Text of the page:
Wednesday, July 13, 2005

This article pretty much sums up how I feel about the Judith Miller affair: about Miller herself, what her case represents as a legal issue, and what I think about the media.
That elephant, of course, was Miller herself, and the notorious role she played during the Bush administration's buildup to the war in Iraq. I myself wrote an article last December suggesting that Miller and her newspaper, having been thoroughly hustled by Ahmed Chalabi (possibly at taxpayer expense), bore more responsibility for the Iraq misadventure than anyone this side of George W. Bush.

On one hand, many members of the public -- especially liberals who ought to be staunch defenders of the Bill of Rights -- seem unable or unwilling to grasp the idea that a matter of fundamental principle might be at stake, even in the murky and seemingly bottomless waters of the Miller-Plame-Rove affair. No reporter can be expected to check out the legality or ethics or motivations of all sources in advance. All sorts of surprising people talk to reporters when they probably shouldn't, for all sorts of personal and political and psychological reasons. If journalists can only receive confidential information from the saintly and the pure of heart, the entire enterprise might as well become "The View."

...But the public's baleful view of the press is not totally without merit. Media insiders have become so obsessed by their own internal debates and so mesmerized by their own pseudo-professional codes of conduct that they've failed to notice how badly they've lost the public trust.
...
The problem is that the journalistic establishment has no way of dealing with someone like Miller, who screwed up massively [on WMD reporting], but did so within the rules the profession has set for itself.
A constant tide of right-wing complaints about the media's alleged liberal bias has also taken its toll on mainstream institutions like the Times, CNN and CBS News, which have tried to triangulate toward some ever-receding middle point in the political discourse. Like so much that the media does, this intellectually empty strategy is based on a misreading of public intelligence; Americans may be increasingly cynical, and not well-informed as a whole, but they're also not dumb. The right will of course continue to discern traces of "cultural elite" snobbery in mainstream media coverage, while the left will feel that the press has abandoned critical thinking and capitulated to mindless nationalism. For once, both sides will be right.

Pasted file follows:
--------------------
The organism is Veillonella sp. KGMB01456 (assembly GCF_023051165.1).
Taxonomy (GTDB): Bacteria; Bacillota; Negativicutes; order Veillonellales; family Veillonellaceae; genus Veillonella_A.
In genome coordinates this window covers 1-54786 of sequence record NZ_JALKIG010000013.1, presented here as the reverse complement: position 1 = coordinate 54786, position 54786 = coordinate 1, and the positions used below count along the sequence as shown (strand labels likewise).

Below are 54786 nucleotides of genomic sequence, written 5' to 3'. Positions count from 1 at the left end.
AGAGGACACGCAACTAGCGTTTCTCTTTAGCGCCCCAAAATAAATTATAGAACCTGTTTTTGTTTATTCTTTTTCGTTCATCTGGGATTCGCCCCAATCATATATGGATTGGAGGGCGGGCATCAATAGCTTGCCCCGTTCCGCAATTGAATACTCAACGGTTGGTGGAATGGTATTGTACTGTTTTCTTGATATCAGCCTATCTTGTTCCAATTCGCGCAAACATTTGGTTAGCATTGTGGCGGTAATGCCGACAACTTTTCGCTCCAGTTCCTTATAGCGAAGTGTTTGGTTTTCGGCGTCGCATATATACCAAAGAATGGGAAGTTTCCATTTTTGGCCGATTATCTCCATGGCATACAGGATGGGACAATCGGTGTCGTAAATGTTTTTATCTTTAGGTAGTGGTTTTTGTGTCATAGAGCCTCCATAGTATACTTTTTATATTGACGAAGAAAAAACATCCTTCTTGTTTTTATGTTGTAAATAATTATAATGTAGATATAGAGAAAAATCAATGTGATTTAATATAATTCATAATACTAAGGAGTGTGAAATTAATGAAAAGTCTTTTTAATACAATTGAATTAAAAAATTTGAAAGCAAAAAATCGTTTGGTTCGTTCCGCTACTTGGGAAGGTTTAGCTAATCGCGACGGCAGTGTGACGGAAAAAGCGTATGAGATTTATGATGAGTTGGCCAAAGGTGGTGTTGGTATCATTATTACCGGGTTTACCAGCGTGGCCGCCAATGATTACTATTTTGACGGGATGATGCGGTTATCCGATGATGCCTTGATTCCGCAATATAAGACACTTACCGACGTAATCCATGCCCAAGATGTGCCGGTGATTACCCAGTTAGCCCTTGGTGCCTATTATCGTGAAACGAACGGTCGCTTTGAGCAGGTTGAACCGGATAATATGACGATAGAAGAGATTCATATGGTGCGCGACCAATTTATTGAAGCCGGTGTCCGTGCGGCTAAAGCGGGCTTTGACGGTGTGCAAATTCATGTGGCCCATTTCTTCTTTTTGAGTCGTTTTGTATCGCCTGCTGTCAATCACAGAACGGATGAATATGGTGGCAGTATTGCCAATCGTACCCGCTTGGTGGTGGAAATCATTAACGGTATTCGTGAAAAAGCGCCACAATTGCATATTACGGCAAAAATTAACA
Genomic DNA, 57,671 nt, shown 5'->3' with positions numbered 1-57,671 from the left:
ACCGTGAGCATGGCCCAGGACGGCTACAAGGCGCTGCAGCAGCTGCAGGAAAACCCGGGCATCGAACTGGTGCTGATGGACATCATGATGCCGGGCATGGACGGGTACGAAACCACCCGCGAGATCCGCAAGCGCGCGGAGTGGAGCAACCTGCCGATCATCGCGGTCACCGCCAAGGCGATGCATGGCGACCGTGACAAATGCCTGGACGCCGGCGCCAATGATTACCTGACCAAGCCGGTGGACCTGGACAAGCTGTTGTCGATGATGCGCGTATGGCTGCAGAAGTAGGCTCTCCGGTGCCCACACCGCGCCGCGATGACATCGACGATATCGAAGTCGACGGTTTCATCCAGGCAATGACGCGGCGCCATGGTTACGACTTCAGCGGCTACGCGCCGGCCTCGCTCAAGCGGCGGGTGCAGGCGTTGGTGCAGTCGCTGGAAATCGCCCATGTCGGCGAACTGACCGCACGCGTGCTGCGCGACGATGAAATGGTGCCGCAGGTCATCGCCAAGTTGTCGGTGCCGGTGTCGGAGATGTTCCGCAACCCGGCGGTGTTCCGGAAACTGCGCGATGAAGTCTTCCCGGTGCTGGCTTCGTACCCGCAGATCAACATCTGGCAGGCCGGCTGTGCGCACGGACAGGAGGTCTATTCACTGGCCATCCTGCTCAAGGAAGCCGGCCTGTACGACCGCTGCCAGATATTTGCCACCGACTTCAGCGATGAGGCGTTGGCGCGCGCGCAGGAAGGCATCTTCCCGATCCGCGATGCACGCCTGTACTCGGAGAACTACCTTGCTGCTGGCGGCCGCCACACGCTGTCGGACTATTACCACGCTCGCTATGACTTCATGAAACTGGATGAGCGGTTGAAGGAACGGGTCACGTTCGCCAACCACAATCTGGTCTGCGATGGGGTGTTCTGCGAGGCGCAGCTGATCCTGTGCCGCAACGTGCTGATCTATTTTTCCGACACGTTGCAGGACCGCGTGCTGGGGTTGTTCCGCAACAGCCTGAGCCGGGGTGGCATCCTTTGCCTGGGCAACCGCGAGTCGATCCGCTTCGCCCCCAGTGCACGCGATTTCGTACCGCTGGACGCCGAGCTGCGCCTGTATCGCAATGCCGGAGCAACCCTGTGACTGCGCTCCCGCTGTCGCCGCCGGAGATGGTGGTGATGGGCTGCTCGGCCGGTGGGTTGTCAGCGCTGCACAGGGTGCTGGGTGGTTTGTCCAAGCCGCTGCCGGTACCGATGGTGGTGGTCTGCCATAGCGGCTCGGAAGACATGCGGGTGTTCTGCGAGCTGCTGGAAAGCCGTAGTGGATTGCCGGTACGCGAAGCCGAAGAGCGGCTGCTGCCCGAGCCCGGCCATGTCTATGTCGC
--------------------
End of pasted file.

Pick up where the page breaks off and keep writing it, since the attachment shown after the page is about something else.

2 comments:

william t nelson said...

The post puts a lot of blame on Miller for messing up prewar reporting. I think the writer is just looking for someone to blame and is being quite smug in blaming the times.

Not that I revere the times anymore, because I get political news from public broadcasting/comedy central now, and iraq news from a website, so I don't bother reading the times except occasionally for culture articles that don't really relate to my world anyway.

CNN/Time and subsidiaries and the TV competition have more power than the times/post combo. Rove controls the message from the white house and therefore essentially controls policy. I think his power to control the attention of the US is partly why the latest scandal is so exciting for the journalists breaking it. the press briefings at the white house have been awesome the last three days. of course they can't push any further because the WH is so good at holding ground.

since you posted a long article, I will restrain myself and post only a short cartoon: http://images.ucomics.com/comics/jd/2005/jd050713.gif

Elaine said...

Part of it may be that the Times has allowed irresponsible reporting in the past: on Whitewater, on Wen Ho Lee, now on Iraq.